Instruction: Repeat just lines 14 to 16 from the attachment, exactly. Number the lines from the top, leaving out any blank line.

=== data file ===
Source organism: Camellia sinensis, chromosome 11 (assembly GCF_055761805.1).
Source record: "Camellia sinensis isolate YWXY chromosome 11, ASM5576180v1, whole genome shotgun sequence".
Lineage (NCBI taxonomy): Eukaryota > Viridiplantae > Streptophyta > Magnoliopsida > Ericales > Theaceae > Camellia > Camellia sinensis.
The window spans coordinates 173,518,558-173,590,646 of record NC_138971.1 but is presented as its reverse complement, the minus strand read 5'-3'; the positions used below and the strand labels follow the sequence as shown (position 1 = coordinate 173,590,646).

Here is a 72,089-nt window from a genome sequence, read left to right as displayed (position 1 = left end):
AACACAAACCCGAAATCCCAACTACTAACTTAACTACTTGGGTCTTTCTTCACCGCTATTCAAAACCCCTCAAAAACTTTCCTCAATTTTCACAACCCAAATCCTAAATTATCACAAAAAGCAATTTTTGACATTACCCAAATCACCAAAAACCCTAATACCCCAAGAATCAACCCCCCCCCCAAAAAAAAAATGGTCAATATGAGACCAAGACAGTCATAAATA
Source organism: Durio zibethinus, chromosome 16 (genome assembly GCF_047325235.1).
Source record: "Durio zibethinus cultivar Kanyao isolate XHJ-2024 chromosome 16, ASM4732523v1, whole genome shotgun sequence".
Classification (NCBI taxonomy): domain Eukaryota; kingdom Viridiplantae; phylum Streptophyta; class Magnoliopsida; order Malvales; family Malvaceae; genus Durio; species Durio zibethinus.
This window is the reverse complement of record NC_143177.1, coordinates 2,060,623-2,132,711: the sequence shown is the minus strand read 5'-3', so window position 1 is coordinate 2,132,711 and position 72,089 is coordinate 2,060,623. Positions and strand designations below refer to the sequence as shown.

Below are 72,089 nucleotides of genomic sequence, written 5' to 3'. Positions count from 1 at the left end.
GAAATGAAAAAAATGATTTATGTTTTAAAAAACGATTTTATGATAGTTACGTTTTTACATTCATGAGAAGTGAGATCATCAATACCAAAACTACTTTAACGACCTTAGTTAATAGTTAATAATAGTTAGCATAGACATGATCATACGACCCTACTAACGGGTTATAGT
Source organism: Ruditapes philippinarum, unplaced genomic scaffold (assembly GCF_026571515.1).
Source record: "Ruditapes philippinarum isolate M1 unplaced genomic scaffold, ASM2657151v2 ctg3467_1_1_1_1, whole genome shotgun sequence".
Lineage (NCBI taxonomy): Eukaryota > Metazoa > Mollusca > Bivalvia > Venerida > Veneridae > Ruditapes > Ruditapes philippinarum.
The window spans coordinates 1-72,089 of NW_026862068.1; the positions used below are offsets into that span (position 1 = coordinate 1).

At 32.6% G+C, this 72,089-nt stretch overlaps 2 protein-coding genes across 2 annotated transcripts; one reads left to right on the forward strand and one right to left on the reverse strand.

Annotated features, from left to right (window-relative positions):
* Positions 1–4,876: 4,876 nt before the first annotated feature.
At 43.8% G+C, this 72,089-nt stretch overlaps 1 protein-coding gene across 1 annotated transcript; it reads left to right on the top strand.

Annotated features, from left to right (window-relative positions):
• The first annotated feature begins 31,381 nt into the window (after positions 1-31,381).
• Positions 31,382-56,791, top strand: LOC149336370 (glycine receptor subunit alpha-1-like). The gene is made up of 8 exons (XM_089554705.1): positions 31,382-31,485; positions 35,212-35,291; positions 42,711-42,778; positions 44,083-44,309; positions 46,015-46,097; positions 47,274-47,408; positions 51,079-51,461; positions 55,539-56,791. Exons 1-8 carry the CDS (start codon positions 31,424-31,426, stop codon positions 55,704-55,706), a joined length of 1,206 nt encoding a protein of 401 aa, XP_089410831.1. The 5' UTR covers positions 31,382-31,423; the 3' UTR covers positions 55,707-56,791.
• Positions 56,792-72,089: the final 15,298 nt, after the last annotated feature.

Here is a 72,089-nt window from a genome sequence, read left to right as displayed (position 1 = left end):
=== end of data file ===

Source record: "Ruditapes philippinarum isolate M1 unplaced genomic scaffold, ASM2657151v2 ctg3467_1_1_1_1, whole genome shotgun sequence".
Lineage (NCBI taxonomy): Eukaryota > Metazoa > Mollusca > Bivalvia > Venerida > Veneridae > Ruditapes > Ruditapes philippinarum.
The window spans coordinates 1-72,089 of NW_026862068.1; the positions used below are offsets into that span (position 1 = coordinate 1).